Activists Protest Inhumane Conditions at Whole Foods/Amazon Farm Supplier
Activists from the animal rights group Direct Action Everywhere (DxE) marched and protested at Petaluma Farms in Sonoma County, California for the second time in recent months after receiving “horrifying footage of birds rotting to death inside.” Petaluma Farms markets itself as a cage-free farm and supplies both Amazon and Whole Foods under various brand names including Uncle Eddie’s Wild Hen Farm, Judy’s Family Farm, and Rock Island.
Press Democrat reported the owner of Petaluma Farms, Jonathan Mahrt, denied all accusations of animal cruelty and called the protests an attempt to intimidate a small family farm.
Organic Farms, Cage-Free Eggs and False Advertising
In 2012, Petaluma Farms was the target of a lawsuit by the Animal Legal Defense Fund (ALDF) for marketing “designed to dupe customers” and portraying “chicks and hens running free in an environment reminiscent that is reminiscent of days gone by.” Instead, the lawsuit alleged the chickens “live their entire lives inside modern, barren industrial sheds with no grassy fields and no outdoor access.”
At the time Mahrt called the ALDF lawsuit an attempt at “bullying” and countered by claiming that raising the chickens outdoors provided them no benefit.
“I have been a cage-free egg producer for 30 years,” Mahrt said, “In fact, the oldest one in the state and I have been certified organic for over 16 years.
“When I started doing this I was a hero … I am the same person, my packaging has been the same for 16 years …
“What is the benefit to the chicken of keeping it outside all the time?” he asked.
The two sides reached a settlement in 2014 under terms that required Petaluma Farms to modify their packaging, obtain Certified Humane certification, and pay sums of $14,666 each to the Sonoma Humane Society for hen rescue efforts and the Public Justice Foundation and Consumer Action to provide assistance to victims of consumer fraud.
What Does Cage-Free and Pasture-Raised Mean?
In recent years the demand for cage-free, organic, and pasture-raised eggs and chickens has risen as consumers have become more concerned about the safety of their food and the treatment of animals. However, while the market has responded by offering more poultry and meat products raised via more sustainable and less cruel practices, the legitimacy of the new marketing claims remains largely unregulated and highly questionable.
In a May 2018 interview with Democracy Now, the journalist Glenn Greenwald discussed the prevalence of discrepancies between marketing terms like “free-range” and “pasture-raised” and the reality of the farming conditions the animals are raised on.
“Just last month, we reported on a turkey farm in Utah that the same activists with Direct Action Everywhere were able to film, and the abuse of these turkeys and the disease and the injuries in which they were suffering was absolutely horrific and completely at odds with the bucolic organic branding that this company, which is now a supplier of Whole Foods, advertises to people and convinces people to buy their products on the basis of,” said Greenwald.
While DxE promotes a vegan lifestyle, Big Agra’s hold on our government, its policies and the questionable safety of the food its producing is an issue vegans and meat-eaters can all get on board with.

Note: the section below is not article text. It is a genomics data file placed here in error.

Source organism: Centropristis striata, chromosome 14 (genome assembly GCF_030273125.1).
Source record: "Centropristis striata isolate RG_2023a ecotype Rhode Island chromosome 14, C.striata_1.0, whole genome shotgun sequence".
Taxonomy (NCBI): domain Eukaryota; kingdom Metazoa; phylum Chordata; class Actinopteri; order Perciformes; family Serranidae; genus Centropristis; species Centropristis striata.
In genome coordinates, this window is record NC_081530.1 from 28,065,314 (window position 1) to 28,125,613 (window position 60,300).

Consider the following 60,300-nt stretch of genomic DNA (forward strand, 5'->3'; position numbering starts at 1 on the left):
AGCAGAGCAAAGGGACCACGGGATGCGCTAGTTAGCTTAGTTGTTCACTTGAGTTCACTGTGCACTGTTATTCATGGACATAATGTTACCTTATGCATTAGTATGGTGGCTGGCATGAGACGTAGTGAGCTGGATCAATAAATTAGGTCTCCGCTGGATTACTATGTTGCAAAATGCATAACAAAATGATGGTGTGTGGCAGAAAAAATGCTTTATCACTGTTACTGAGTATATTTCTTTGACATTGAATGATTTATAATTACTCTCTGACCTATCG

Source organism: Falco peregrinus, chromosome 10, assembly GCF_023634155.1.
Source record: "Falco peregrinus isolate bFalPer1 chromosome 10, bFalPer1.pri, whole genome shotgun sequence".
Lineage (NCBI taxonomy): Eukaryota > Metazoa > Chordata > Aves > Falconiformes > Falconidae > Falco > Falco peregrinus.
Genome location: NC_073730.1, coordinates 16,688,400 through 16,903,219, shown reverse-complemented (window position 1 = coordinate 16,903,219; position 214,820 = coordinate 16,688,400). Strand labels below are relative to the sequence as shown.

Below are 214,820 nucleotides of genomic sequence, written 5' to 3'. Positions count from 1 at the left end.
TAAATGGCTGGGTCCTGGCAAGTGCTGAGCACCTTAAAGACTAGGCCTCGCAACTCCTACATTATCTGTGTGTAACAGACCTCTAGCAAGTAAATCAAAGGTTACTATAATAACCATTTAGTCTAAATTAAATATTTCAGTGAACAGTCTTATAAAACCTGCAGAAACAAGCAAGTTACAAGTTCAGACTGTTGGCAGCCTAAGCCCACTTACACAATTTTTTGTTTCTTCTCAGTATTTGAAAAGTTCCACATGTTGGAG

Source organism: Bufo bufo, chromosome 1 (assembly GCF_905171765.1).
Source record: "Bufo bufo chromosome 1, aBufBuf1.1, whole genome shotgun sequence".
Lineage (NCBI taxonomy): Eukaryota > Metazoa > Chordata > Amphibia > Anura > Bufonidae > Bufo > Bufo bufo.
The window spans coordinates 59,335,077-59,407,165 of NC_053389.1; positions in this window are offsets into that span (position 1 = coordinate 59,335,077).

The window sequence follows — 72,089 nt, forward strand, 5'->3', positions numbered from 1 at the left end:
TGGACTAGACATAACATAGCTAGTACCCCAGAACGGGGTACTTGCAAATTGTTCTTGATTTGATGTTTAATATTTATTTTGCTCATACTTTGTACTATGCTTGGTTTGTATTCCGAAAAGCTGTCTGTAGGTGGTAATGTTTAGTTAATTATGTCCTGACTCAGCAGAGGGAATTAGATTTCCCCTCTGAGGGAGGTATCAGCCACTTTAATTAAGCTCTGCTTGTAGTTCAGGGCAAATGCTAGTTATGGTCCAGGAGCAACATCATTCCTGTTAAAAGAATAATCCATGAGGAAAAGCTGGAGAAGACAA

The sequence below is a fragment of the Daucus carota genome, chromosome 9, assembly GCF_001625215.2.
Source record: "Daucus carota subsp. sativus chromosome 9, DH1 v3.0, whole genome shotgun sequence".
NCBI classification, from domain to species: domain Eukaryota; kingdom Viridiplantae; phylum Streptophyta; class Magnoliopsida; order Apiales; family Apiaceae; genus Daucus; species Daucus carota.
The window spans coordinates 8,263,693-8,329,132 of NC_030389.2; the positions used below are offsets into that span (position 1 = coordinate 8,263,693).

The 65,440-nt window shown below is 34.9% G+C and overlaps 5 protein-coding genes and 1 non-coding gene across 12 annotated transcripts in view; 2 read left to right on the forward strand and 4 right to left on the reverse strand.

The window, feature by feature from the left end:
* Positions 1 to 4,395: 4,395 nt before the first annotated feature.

The Animal Welfare Institute (AWI) claims that “factory farms” dominate modern animal farming and animals are raised in inhumane and unsafe practices which can also have an impact on human health. According to the AWI regular practices at factory farms include:
- Four or more egg-laying hens are packed into a battery cage, a wire enclosure so small that none can spread her wings. Being held in such close confines, the hens peck at each other’s feathers and bodies.
- Pregnant sows spend each of their pregnancies confined to a gestation crate—a metal enclosure that is scarcely wider and longer than the sow herself. Unable to even turn around, sows develop abnormal behaviors, and suffer leg problems and skin lesions.
- Growing pigs are confined to slatted, bare, concrete floors. Stressed by crowding and boredom, they frequently resort to biting and inflicting wounds upon their penmates.
- In factory dairies, cows spend their entire lives confined to concrete. To boost production, some cows are injected with the growth hormone rBGH, leading to lameness and mastitis, a painful infection of the udder.
Additionally, the Centers for Disease Control (CDC) estimates that each year 2 million people in the United States contract antibiotic-resistant infections and 23,000 die from such infections. Antibiotics injected into animals in our food supply lead to the increased prevalence of antibiotic resistance in humans.
The close quarters factory farms typically raise animals in create fertile ground for rampant disease and infections. AWI attributes factory farms to “increased transfer of infectious agents from animals to humans, antibiotic resistance, food-borne illness, and the generation of novel viruses like H1N1 (swine flu) in pigs.”
Take Action: DxE has a petition to “ask the Petaluma Police to investigate criminal animal cruelty at a massive factory farm where hens are starving to death” which you can sign here.